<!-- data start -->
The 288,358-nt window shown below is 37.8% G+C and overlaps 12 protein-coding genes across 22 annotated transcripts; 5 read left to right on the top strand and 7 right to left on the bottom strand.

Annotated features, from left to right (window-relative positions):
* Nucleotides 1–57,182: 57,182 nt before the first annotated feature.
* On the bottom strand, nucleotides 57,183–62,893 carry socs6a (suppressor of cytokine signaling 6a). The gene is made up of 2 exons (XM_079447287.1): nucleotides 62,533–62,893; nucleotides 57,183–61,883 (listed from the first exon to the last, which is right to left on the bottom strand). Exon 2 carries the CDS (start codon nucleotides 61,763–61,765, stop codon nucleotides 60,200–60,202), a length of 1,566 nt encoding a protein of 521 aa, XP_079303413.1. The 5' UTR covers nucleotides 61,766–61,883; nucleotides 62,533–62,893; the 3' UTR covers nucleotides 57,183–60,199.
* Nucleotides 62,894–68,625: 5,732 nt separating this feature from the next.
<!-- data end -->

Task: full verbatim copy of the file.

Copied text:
The 288,358-nt window shown below is 37.8% G+C and overlaps 12 protein-coding genes across 22 annotated transcripts; 5 read left to right on the top strand and 7 right to left on the bottom strand.

Annotated features, from left to right (window-relative positions):
* Nucleotides 1–57,182: 57,182 nt before the first annotated feature.
* On the bottom strand, nucleotides 57,183–62,893 carry socs6a (suppressor of cytokine signaling 6a). The gene is made up of 2 exons (XM_079447287.1): nucleotides 62,533–62,893; nucleotides 57,183–61,883 (listed from the first exon to the last, which is right to left on the bottom strand). Exon 2 carries the CDS (start codon nucleotides 61,763–61,765, stop codon nucleotides 60,200–60,202), a length of 1,566 nt encoding a protein of 521 aa, XP_079303413.1. The 5' UTR covers nucleotides 61,766–61,883; nucleotides 62,533–62,893; the 3' UTR covers nucleotides 57,183–60,199.
* Nucleotides 62,894–68,625: 5,732 nt separating this feature from the next.